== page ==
Joining us now is Sergii Leshchenko. He is a key aide to Ukrainian President Zelenskyy. I wanted to ask you something about Viktor Medvedchuk, who is a key -- maybe the key Putin ally here in Ukraine, who was captured. Have you received any response to a proposal from the president who said, I want to trade your guy in Ukraine for our boys and girls in Russian captivity?

SERGII LESHCHENKO, SENIOR ADVISER TO PRESIDENT ZELENSKYY'S CHIEF OF STAFF: Not so far. As for today, we have only few comments from Russian side about Medvedchuk. And they were controversial in the beginning. A spokesperson of Putin said that it could be fake. And today, former President Medvedev said that Medvedchuk should not be tortured. But if it's a fake -- he cannot tortured, in reality. He is not going to be tortured. He was caught by Ukrainian secret service but not because of the military crimes but because he is under investigation on corruption, and he is under investigation on the energy sector and coal supply at the beginning of the war. He was the (INAUDIBLE) but he disappeared. And he was in some hidden place, we don't know where, but he was found.

What is important, because Medvedchuk was the leading person in the infrastructure to prepare Russian invasion in Ukraine and create narratives in information sphere. He was a medium of that. He was a member of parliament. He was a leader of a political group in parliament, one of the biggest. This political group was providing in the Ukrainian landscape very strong Russian narratives based on fake, disinformation.

For instance, he was one of the key speakers of this biological and chemical weapons and laboratories in Ukraine. He started to spin this false information about two or three years ago when he was even a member of parliament. So, he is a Russian proxy. He is not a Ukrainian politician. From my understanding, he is a Russian politician, integrated and working as an agent undercover in Ukrainian politics. And what is also important is he's under American sanctions so far.

KEILAR: Sergii, how did you -- how was he captured?

LESHCHENKO: Well, this is information very sensitive. They're going to be provided as much as possible by Ukrainian secret service. But they're going to do this, I believe, soon because this is wartime in Ukraine. We cannot share all information around but, of course, some information are going to be provided.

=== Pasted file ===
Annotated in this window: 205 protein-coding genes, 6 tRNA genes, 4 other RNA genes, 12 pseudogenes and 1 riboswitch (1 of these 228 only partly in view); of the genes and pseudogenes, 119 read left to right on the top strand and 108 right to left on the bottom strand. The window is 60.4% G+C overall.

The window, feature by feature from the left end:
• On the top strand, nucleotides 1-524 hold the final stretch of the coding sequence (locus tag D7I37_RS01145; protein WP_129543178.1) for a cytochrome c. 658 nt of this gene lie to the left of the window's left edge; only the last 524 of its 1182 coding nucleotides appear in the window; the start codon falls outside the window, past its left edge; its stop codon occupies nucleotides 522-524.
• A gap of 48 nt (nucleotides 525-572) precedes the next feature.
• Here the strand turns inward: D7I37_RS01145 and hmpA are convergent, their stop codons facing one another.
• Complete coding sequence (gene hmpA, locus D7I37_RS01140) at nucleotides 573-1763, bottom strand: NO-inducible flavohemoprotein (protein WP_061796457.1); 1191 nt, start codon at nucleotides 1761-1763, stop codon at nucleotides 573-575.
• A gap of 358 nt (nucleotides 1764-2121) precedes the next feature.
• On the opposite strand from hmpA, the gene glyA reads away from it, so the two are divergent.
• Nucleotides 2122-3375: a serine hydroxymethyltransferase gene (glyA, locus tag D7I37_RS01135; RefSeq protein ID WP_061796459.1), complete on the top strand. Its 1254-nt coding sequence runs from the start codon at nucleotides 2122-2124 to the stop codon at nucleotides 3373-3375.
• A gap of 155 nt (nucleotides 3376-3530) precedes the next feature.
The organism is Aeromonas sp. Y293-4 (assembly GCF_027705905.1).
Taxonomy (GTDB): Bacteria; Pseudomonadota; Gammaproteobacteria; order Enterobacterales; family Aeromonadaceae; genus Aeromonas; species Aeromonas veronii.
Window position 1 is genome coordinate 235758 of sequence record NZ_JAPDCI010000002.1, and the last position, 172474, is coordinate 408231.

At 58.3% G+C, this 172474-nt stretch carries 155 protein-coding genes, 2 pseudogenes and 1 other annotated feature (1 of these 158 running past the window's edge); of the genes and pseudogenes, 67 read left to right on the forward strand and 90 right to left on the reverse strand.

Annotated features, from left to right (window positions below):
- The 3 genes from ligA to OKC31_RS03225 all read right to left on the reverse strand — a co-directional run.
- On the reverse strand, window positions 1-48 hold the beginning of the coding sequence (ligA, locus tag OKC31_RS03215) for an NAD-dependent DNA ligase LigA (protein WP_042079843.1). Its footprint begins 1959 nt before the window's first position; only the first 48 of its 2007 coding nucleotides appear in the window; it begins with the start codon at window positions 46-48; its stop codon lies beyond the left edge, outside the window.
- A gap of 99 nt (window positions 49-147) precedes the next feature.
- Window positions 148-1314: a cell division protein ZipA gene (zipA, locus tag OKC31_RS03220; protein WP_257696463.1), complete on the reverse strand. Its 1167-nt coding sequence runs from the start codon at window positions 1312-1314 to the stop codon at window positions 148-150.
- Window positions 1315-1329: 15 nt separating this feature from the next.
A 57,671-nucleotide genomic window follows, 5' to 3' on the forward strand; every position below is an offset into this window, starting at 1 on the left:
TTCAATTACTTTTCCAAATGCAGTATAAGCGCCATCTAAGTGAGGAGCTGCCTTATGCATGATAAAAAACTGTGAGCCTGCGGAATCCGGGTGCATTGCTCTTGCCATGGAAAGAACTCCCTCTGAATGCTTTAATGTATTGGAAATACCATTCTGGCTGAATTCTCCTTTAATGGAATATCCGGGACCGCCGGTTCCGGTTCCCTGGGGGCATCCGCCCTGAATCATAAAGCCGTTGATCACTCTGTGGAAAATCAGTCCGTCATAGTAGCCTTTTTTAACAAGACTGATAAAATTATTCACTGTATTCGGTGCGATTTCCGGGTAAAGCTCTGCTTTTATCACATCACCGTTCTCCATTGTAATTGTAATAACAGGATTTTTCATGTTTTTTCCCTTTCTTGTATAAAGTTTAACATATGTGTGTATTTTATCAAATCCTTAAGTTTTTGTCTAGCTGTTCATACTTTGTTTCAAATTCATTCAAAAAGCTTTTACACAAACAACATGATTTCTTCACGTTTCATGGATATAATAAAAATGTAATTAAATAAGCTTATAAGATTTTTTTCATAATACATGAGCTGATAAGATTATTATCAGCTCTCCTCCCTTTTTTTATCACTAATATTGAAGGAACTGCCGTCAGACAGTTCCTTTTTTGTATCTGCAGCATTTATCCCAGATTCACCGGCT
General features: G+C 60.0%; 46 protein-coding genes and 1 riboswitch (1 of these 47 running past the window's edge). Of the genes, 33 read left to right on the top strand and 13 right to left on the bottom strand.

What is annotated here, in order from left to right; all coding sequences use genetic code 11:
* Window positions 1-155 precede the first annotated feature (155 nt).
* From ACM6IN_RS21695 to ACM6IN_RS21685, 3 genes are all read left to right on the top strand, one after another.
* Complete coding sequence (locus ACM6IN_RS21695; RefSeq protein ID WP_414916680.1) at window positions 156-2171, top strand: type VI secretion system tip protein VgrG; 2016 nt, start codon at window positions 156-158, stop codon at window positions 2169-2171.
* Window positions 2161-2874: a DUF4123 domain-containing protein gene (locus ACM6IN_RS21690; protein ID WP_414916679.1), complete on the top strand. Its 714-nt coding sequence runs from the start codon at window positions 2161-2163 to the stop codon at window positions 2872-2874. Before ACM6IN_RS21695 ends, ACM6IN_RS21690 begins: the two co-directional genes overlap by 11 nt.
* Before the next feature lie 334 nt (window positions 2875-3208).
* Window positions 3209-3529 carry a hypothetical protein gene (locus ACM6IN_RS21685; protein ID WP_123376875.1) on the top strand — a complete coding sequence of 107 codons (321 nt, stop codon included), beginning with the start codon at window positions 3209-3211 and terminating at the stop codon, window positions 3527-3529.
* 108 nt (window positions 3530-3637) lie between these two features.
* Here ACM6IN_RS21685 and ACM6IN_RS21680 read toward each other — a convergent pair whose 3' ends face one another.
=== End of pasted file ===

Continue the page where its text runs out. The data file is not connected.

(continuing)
It's important that he was trying to leave Ukraine. His wife left Ukraine a few days before the invasion happened. So, I believe that Putin is his relative because Mr. Medvedchuk is a relative of Putin.


His wife, Medvedchuk's wife, left Ukraine a few days before the invasion has started and she left Ukraine to Belarus. I believe she was prepared. Putin called them saying that it's time to run because I'm going to destroy your country, and she left Ukraine. And he was looking for a way to leave Ukraine but he's a very famous person in Ukraine. He was in politics. He's an oligarch since the middle of '90s. So, like 25 years ago, he started to be a member of parliament. That is why it was not easy for him to leave Ukraine.

KEILAR: No, he had been on house arrest and he was able to escape from that. We know that's when he was found, as he was on the lam for that.

I do want to ask you, Vladimir Putin says the talks are at a dead end. The lead Ukrainian negotiator, or one of them says, no, they're ongoing. What's the disconnect here?

LESHCHENKO: Yes. This is really -- the negotiation process is ongoing but the level of working group, working group have regular meetings to discuss some points for an agreement, which I believe is going to be more or less fine because we have to stop this war.

But what is important is that Ukraine is not going to give up. Ukraine is not going to pardon any crimes, any (INAUDIBLE) for Russia.

So, I don't know when this negotiation is going to be finished, but it's important that it's like (INAUDIBLE). On one side, Russia is continuing attack of Ukraine and they are destroying our cities and killing our citizens. And on the other side, part of negotiators continue this work with the Ukrainian counterpart. And this is the working group so far.

I don't know when it's going to be finished. But, frankly speaking, it's very difficult because they really want us to give up, using negotiation as a legal way to fix this capitulation.